#15: Tristan Jarry (goalie) - NHL

—He’ll be higher in the T25U25 next year! But it speaks to how uncertain and downward looking Jarry’s future was, and what a great turnaround he’s built in the past few months to go from AHL after-thought to NHL all-star.

#14: Emil Larmi (goalie): AHL (Wilkes-Barre): 6 games (1-2-3, .875%, 3.84), ECHL (Wheeling): 7 games (4-3-0, .941%, 2.36)

—A victim of having Casey DeSmith and Dustin Tokarski in the organization, games have been limited for Larmi. He’s on the smaller side and still has a ways to rise.

#13: Justin Almeida (right wing)- 22 games ECHL (Wheeling): 4 goals, 8 assists; 7 games AHL (1G+0A)

—Almeida has been “pushed around at the AHL level” Wheeler said, and his ECHL stats aren’t the most impressive either. Questions about his skating and potential to develop more persist at this point.

#12: Sam Lafferty (center/ right wing)- 36 games NHL (Pittsburgh): 4 goals, 6 assists; 2 games AHL (1G+0A)

—Lafferty is practically an NHL graduate, impressing the coaches with his speed, drive and all-around play. We’ll see now if he’s more Scott Wilson or Bryan Rust moving forward, but he’s done well this season to make the most of opportunities.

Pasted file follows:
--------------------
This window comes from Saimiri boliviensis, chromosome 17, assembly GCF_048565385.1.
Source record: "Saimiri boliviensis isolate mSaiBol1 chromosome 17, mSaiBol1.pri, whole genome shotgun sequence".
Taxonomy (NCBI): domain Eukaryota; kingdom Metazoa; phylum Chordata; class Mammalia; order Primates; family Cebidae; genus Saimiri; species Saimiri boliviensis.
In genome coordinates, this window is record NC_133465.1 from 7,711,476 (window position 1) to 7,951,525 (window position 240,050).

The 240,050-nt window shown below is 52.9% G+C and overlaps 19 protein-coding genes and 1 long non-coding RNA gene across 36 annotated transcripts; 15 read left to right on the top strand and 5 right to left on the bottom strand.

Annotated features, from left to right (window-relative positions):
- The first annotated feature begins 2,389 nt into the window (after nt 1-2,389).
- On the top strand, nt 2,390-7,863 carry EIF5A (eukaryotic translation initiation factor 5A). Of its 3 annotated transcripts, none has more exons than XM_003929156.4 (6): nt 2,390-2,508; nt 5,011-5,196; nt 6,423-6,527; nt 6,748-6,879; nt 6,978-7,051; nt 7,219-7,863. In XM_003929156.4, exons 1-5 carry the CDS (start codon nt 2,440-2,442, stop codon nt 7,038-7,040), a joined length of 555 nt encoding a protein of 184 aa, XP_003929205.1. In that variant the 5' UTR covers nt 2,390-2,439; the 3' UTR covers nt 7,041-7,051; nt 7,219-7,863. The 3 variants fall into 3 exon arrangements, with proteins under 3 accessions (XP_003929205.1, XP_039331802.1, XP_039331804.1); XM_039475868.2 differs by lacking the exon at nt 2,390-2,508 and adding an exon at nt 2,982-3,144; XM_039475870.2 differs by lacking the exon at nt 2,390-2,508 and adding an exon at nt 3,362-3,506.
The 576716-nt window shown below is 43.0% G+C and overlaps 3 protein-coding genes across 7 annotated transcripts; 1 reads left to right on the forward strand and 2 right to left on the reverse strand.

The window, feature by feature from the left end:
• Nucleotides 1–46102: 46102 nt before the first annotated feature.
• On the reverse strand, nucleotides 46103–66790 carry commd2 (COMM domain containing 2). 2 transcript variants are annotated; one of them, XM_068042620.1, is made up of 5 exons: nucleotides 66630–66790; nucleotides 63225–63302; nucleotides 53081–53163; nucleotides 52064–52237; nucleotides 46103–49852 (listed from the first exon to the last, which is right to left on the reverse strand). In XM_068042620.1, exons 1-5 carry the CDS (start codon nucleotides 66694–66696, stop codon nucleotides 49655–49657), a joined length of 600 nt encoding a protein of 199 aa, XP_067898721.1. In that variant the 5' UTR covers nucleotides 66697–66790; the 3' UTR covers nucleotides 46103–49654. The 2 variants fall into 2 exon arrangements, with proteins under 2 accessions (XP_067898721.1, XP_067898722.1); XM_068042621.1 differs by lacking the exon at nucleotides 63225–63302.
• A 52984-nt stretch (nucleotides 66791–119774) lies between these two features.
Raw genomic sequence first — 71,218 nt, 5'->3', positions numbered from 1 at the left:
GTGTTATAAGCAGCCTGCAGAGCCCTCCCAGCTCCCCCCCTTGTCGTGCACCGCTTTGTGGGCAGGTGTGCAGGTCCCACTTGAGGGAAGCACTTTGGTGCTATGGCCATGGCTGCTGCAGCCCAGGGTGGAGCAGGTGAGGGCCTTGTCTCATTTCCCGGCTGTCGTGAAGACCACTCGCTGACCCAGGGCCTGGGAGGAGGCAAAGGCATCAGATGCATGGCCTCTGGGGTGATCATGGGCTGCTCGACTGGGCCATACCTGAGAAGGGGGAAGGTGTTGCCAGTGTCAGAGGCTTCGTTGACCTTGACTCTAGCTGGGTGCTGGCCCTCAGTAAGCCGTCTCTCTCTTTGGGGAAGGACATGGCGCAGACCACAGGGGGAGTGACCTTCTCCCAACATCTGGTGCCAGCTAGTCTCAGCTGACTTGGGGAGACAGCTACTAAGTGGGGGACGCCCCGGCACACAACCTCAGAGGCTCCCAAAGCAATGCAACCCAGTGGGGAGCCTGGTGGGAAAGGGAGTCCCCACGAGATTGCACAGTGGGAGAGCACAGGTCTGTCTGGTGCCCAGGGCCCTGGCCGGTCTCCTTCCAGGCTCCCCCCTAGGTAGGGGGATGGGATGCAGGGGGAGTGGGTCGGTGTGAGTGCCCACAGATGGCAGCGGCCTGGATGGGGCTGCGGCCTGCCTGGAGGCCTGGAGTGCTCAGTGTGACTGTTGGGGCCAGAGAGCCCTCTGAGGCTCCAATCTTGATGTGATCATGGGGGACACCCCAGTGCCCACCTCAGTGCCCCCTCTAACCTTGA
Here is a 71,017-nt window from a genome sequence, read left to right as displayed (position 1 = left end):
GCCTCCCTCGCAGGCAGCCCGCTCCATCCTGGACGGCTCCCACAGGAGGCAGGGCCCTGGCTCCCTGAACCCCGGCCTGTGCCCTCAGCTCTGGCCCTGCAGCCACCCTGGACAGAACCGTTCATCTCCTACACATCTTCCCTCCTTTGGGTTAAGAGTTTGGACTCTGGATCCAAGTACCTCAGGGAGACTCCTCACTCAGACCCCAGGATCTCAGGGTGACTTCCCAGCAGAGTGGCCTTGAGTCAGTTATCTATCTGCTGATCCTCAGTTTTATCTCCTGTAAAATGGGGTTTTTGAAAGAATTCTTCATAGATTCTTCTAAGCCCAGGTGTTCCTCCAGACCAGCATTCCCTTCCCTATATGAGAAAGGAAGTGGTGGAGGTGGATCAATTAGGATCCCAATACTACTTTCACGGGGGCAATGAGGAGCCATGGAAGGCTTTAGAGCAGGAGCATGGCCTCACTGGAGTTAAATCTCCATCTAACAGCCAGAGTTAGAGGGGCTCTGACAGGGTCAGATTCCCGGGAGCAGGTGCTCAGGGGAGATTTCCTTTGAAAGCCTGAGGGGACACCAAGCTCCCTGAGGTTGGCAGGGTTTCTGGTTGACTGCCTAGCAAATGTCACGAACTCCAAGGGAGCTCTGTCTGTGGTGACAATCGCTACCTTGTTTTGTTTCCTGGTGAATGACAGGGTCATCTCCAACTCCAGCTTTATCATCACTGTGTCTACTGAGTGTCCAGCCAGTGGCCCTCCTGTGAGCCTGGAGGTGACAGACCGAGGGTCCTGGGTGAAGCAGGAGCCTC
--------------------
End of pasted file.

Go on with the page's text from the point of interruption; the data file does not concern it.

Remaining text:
#11: Filip Hallander (center)- Lulea (SHL): 10 games, 3 goals, 3 assists

—Hallander, still just 19, is in his second year in the top Swedish league. The early part of his season got derailed by a broken leg, but he has scored all three goals since coming back in the past few games looking like he’s back.

#10: Nathan Legare (right wing)- Baie-Comeau Drakkar (QMJHL): 42 games, 23 goals, 23 assists

—Legare hasn’t had the strongest of seasons back in the Q, but he’s dealing with a weaker team as well. From Wheeler:

Staff with the Drakkar told me they’re trying to get him to play like Bryan Rust with more scoring touch, which has included an increased role on the penalty kill. Legare’s an exciting package with the ability to cleanly beat goalies with his shot, get to the net with power or surprise a defender with a nice pass

With more scoring touch, hah! Anyways, it would be nice if Legare can get more well-rounded in his game.

#9: Kasper Bjorkqvist (right wing)- AHL (Wilkes-Barre): 6 games, 1 goal, 0 assists

—After already undergoing a major shoulder surgery over the summer, Bjorkqvist didn’t make it through October before going down with a knee injury that required surgery and is expected to have him out six months, for the rest of the season. That’s a real shame and potentially damaging blow that the former second round’s pick age-22 season, also his pro rookie year, was about a total misfire and now he has two key parts of the body surgically repaired.